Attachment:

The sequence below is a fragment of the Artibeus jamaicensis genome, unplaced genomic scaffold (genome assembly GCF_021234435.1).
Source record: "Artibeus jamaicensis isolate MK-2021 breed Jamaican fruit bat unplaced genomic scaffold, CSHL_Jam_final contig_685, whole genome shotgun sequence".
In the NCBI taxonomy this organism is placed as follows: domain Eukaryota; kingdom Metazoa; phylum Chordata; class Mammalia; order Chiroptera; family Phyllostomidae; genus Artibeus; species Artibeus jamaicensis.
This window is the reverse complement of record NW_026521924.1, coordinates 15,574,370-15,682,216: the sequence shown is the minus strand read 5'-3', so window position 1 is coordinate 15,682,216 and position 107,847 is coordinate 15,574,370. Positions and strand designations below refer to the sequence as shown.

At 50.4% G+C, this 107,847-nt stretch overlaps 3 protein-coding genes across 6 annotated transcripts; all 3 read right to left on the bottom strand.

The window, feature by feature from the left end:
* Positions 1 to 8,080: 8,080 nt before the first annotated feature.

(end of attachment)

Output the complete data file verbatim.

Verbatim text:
The sequence below is a fragment of the Artibeus jamaicensis genome, unplaced genomic scaffold (genome assembly GCF_021234435.1).
Source record: "Artibeus jamaicensis isolate MK-2021 breed Jamaican fruit bat unplaced genomic scaffold, CSHL_Jam_final contig_685, whole genome shotgun sequence".
In the NCBI taxonomy this organism is placed as follows: domain Eukaryota; kingdom Metazoa; phylum Chordata; class Mammalia; order Chiroptera; family Phyllostomidae; genus Artibeus; species Artibeus jamaicensis.
This window is the reverse complement of record NW_026521924.1, coordinates 15,574,370-15,682,216: the sequence shown is the minus strand read 5'-3', so window position 1 is coordinate 15,682,216 and position 107,847 is coordinate 15,574,370. Positions and strand designations below refer to the sequence as shown.

At 50.4% G+C, this 107,847-nt stretch overlaps 3 protein-coding genes across 6 annotated transcripts; all 3 read right to left on the bottom strand.

The window, feature by feature from the left end:
* Positions 1 to 8,080: 8,080 nt before the first annotated feature.